State senators take their finger off trigger to ban guns, magazines
A resounding ‘NO’ echoed through the Minnesota Senate chambers last week. Overwhelming dissent came from the voices of individuals opposed to bills that would have criminalized ownership of assault-style rifles and magazines over a politically correct number.
The Democratic Farmer Labor (DFL) controlled Senate opted to leave the matter up to the U.S. House and Senate or the administration if it chooses to ban both on a federal level.
Sen. Ron Latz, DFL-St. Louis Park, who is chairing the Senate’s gun hearings this week, said he will focus on closing the loopholes in background checks and leave the issue of banning weapons or ammunition to Congress.
Latz told the StarTribune, “The assault weapons ban and high-capacity magazine ban proposals are highly divisive.” Latz is chairman of the Senate Judiciary Committee. Legions of concerned gun owners turned out for three days of hearings on gun issues last week, and Latz said such bans also do not have strong support from law enforcement.”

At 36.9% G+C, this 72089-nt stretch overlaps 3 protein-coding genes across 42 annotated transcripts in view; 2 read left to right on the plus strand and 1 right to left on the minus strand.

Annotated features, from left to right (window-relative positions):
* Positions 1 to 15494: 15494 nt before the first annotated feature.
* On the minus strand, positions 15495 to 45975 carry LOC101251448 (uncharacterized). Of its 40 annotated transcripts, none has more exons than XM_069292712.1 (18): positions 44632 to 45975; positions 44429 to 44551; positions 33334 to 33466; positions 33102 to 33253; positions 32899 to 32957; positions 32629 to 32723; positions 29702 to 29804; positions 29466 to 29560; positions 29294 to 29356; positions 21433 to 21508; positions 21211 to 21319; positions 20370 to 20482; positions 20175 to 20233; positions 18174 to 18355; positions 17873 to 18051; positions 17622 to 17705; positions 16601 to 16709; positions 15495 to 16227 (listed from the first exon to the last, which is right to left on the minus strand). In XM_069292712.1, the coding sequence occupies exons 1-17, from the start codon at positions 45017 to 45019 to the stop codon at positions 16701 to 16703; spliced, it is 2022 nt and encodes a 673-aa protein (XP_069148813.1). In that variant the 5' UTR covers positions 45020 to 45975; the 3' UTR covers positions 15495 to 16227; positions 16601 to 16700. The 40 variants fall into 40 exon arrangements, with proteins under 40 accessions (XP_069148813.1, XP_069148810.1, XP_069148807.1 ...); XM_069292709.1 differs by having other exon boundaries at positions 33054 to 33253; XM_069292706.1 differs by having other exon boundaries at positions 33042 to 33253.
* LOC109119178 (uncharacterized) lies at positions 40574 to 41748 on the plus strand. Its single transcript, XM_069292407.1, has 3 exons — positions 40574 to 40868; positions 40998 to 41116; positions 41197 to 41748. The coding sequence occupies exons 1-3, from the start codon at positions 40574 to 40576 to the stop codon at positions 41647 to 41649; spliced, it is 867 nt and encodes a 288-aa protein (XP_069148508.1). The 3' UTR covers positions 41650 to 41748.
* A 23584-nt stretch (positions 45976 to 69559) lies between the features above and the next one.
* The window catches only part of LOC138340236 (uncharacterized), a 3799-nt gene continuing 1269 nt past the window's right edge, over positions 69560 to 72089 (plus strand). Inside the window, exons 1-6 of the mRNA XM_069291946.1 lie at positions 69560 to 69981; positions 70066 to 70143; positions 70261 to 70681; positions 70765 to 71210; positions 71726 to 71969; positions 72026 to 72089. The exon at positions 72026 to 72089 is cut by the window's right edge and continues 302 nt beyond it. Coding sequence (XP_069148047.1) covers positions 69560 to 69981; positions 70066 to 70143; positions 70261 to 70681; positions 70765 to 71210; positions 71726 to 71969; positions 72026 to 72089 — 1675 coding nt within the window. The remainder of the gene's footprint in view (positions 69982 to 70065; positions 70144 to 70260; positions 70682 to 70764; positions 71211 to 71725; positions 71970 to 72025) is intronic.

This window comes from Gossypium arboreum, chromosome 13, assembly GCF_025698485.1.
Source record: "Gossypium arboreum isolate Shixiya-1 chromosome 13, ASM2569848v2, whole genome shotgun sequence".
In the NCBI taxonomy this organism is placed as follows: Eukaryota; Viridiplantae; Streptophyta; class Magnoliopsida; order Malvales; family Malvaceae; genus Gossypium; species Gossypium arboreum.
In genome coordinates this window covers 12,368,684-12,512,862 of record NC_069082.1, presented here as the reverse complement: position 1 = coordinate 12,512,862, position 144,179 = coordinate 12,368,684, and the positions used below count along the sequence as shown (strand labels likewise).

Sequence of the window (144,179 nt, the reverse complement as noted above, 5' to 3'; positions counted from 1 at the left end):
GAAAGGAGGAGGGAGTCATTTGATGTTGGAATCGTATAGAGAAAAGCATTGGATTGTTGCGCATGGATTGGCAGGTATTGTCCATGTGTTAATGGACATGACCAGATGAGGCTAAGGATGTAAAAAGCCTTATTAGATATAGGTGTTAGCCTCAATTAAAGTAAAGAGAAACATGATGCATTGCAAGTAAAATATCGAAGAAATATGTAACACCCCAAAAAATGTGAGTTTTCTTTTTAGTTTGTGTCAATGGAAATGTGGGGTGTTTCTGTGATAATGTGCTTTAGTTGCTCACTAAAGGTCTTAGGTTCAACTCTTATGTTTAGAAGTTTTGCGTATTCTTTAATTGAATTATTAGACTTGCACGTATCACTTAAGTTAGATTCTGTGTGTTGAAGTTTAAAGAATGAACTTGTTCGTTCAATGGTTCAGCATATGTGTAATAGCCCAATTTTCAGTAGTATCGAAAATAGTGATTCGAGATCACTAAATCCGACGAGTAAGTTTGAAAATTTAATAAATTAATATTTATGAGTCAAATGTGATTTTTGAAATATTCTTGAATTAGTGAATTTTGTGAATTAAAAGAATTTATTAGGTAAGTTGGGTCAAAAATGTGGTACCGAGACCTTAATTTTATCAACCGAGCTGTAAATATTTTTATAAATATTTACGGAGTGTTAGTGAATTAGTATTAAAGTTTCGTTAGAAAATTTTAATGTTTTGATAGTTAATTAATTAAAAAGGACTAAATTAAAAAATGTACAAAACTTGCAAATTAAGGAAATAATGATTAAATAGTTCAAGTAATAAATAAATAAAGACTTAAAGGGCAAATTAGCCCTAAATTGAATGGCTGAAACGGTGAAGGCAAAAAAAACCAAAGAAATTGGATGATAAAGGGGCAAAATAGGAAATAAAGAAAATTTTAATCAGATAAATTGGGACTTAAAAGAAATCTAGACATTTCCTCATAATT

For now, the state’s opponents to banning guns that look like military-style weaponry outshouted those who want them banned.
Those vocal hundreds that rallied in St. Paul included members of the Minnesota Gun Owners’ Civil Rights Alliance and the National Rifle Association.
One must applaud those who stood up to the senators advocating the assault-style weapons ban.
In fact, one should ardently support the Senate’s efforts to expand background checks. Closing loopholes in the state’s background check gained the support of the Minnesota Police and Peace Officers Association, which “represents the rank-and-file police officers.”
There are those in the Legislature who singled out the DFL-led bill to ban assault-style guns and large capacity magazines as a tactic to get the wider background check through. “We always suspected this was the strategy from the minute this started, ” said Rep. Tony Cornish, R-Vernon Center, leader of the gun-owners-rights position at the Legislature. “I don’t think they thought they had the votes.”
Latz’s committee held hearings late last week to prevent people with mental disorders and felons from obtaining guns.
One thing is certain: Those who value the Second Amendment must remain vigilant and not trust the word of a politician when it comes to preserving our rights as U.S. citizens.